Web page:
In the same chapter the word fullness is used in verse 12. There the fullness of Israel is spoken of and it is contrasted with their fall and their diminishing. The salvation of all Israel is spoken of in this place in contrast with the sad condition of God’s people at Paul’s time and in our times, when only a comparatively few of the beloved for the father’s sake are saved. This fullness of Israel points to a time when all Israel shall be saved (v. 26). Paul would certainly have used another word if he meant something entirely different for the Gentiles.
The fall of Israel meant the riches of the world and their diminishing the riches of the Gentiles. Is this the same as saying that this condition of Israel means the fullness of the Gentiles? Actually this, in substance, is the preconceived idea of most of the traditional or usual interpretations. But is it truth?
“Now if the fall of them be the riches of the world and the diminishing of them the riches of the Gentiles; how much more their fullness.” (Rom. 11:12). Paul says: if the fall of Israel has such blessed results for the Gentiles, how much more, their fullness. There is an “how much more” even for the Gentiles. This “how much more” will come in with the fullness of Israel. And it seems that with this “how much more” Paul refers to the fullness of the Gentiles.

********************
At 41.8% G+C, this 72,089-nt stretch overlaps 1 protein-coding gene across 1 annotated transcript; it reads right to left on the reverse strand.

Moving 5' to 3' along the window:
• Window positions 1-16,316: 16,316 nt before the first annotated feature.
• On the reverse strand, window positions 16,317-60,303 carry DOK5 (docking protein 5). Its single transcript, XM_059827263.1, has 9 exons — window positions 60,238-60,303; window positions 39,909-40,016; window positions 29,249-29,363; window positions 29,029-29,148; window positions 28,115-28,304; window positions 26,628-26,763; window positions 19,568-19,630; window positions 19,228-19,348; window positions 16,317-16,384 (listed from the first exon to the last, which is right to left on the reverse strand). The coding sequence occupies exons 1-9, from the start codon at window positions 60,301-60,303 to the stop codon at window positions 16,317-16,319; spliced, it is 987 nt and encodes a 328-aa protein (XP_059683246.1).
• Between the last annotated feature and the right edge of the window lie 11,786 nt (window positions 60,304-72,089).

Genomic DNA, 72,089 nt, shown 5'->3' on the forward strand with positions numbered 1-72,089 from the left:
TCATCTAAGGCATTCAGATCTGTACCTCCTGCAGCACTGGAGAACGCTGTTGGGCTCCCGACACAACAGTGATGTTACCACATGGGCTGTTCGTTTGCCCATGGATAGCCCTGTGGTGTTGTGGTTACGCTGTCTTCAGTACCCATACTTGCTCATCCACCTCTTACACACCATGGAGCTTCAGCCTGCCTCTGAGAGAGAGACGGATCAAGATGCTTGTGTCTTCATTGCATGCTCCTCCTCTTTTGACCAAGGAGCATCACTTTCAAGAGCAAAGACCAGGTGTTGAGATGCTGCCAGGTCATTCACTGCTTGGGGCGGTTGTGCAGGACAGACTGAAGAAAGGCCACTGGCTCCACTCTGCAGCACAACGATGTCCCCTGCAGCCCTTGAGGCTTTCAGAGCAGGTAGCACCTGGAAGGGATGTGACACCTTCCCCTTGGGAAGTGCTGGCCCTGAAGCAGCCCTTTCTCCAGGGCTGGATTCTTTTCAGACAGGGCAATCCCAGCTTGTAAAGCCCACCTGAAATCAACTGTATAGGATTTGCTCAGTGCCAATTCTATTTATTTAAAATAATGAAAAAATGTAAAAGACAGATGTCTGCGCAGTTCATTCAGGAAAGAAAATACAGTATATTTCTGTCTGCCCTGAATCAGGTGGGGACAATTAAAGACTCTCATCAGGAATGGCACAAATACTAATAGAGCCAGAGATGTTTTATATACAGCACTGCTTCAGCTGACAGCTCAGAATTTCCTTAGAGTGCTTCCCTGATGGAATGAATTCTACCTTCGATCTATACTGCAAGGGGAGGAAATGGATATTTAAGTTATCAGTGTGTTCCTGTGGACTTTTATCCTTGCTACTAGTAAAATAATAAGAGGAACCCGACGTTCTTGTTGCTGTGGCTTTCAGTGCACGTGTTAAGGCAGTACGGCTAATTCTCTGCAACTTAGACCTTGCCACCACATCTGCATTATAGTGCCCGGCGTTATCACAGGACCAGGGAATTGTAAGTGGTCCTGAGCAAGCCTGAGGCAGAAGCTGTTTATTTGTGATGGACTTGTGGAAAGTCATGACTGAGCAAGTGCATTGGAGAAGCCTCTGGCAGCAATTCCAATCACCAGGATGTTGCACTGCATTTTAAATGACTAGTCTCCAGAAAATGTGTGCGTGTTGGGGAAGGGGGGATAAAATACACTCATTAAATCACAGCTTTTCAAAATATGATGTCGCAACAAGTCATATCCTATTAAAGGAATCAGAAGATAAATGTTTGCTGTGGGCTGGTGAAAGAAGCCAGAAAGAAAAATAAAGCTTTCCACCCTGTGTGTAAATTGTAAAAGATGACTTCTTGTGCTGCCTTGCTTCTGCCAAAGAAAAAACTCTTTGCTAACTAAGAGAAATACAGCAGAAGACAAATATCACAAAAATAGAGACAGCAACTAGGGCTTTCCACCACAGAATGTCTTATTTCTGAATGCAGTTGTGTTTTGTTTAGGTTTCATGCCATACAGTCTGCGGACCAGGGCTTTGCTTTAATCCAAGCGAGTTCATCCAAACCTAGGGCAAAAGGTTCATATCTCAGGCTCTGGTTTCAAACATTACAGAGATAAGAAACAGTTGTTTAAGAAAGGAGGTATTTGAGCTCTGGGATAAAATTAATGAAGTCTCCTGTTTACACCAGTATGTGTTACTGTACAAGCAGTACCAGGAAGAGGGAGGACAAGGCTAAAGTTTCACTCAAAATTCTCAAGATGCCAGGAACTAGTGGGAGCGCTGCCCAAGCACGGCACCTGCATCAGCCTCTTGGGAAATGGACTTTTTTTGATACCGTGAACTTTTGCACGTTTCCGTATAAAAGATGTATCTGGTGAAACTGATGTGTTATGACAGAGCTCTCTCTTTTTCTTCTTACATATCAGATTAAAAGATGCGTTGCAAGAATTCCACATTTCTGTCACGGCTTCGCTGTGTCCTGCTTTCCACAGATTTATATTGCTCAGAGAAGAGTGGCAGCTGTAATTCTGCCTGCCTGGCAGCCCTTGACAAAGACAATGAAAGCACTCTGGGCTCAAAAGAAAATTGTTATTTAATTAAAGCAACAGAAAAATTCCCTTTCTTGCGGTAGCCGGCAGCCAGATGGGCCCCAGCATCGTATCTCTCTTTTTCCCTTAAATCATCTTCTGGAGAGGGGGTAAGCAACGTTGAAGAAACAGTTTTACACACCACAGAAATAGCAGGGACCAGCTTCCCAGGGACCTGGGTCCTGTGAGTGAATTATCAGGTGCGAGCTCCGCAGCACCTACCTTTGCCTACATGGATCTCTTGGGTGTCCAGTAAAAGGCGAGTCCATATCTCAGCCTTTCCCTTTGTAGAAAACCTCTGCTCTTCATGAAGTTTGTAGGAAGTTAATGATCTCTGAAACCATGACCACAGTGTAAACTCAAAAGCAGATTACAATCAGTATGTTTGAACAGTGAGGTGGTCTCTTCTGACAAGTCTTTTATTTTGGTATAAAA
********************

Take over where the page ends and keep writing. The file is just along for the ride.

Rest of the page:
There is much to say for this interpretation:
1. Paul talks of “the fullness of the Gentiles” as if it was something known to his readers. It could only be known through the Scriptures of Israel. Cannot it refer to these passages where the blessings of the Gentiles in relation to Israel are spoken of? Such as Isaiah 2:3, 4.